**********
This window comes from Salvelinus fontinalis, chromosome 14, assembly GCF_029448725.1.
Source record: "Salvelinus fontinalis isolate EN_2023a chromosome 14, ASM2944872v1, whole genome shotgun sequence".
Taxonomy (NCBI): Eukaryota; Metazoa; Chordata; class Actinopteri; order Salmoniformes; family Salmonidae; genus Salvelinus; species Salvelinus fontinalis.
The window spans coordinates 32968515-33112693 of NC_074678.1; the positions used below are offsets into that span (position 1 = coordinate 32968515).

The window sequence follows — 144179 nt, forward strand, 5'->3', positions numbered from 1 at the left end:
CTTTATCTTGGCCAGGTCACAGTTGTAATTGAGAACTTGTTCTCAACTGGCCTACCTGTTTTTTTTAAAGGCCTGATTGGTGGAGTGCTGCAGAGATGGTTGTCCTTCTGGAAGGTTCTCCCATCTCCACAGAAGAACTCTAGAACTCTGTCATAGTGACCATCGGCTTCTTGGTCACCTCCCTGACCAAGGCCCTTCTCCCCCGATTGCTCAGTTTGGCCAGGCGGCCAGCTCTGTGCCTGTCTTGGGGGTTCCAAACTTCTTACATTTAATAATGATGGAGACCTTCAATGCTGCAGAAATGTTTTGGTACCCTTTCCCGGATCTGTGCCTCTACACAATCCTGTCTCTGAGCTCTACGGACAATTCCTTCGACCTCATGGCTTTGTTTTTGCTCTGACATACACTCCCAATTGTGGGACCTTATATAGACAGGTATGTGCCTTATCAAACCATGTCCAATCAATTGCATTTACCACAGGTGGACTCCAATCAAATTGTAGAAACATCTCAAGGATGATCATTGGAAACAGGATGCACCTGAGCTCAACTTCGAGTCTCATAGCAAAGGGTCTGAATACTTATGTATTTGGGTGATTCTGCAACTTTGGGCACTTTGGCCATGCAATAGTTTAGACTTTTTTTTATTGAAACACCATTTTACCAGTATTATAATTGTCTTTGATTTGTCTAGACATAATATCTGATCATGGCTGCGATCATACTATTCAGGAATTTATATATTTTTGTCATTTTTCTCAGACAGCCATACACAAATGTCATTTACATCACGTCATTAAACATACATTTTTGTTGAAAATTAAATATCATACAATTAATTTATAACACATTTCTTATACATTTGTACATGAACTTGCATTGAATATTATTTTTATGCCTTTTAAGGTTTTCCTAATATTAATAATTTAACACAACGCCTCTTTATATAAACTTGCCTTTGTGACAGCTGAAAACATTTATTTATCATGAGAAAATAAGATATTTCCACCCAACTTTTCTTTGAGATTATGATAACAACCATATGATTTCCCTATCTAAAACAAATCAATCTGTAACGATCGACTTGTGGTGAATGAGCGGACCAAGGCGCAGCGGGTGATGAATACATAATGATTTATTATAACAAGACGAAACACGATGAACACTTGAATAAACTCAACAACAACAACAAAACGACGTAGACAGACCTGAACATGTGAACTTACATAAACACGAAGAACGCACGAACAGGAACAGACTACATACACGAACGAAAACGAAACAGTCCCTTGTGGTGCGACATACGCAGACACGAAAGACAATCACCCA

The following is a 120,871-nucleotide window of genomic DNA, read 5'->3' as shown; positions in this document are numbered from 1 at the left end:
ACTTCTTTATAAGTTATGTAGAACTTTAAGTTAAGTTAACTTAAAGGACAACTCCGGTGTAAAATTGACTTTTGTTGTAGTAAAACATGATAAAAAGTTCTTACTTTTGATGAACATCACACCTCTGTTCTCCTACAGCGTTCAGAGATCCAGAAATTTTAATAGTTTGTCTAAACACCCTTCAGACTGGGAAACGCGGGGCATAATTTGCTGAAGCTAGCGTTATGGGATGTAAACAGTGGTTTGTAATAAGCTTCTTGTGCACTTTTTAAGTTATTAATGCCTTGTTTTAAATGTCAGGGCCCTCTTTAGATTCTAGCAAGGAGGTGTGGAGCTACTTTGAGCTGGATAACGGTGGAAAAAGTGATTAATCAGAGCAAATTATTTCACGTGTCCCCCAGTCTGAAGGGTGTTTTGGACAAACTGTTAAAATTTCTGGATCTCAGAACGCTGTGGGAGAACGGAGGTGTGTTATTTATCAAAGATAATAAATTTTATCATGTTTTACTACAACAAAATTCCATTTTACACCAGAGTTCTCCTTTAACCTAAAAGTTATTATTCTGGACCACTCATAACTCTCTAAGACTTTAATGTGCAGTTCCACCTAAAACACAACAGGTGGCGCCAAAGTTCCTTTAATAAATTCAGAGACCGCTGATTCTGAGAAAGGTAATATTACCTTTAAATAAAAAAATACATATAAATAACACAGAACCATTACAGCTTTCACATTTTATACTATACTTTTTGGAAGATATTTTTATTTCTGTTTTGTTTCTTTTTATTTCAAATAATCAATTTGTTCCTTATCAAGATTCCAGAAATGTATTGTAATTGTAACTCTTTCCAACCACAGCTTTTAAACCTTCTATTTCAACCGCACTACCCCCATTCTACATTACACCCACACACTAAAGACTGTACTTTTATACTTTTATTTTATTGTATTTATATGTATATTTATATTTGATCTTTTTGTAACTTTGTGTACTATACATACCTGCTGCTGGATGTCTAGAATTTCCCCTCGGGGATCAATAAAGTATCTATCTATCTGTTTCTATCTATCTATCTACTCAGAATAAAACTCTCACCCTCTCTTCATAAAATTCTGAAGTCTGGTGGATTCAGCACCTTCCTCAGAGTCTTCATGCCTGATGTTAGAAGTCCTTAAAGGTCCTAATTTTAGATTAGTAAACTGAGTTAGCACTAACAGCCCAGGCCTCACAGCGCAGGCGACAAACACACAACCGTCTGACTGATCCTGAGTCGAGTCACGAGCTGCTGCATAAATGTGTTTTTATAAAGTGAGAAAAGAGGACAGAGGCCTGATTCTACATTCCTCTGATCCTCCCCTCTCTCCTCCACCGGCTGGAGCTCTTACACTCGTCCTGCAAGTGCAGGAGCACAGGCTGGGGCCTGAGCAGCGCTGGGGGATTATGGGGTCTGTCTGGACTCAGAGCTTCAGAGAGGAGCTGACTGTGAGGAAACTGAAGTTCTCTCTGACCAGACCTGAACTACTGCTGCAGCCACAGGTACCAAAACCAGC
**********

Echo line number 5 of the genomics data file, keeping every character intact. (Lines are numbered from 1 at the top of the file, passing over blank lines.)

The window sequence follows — 144179 nt, forward strand, 5'->3', positions numbered from 1 at the left end: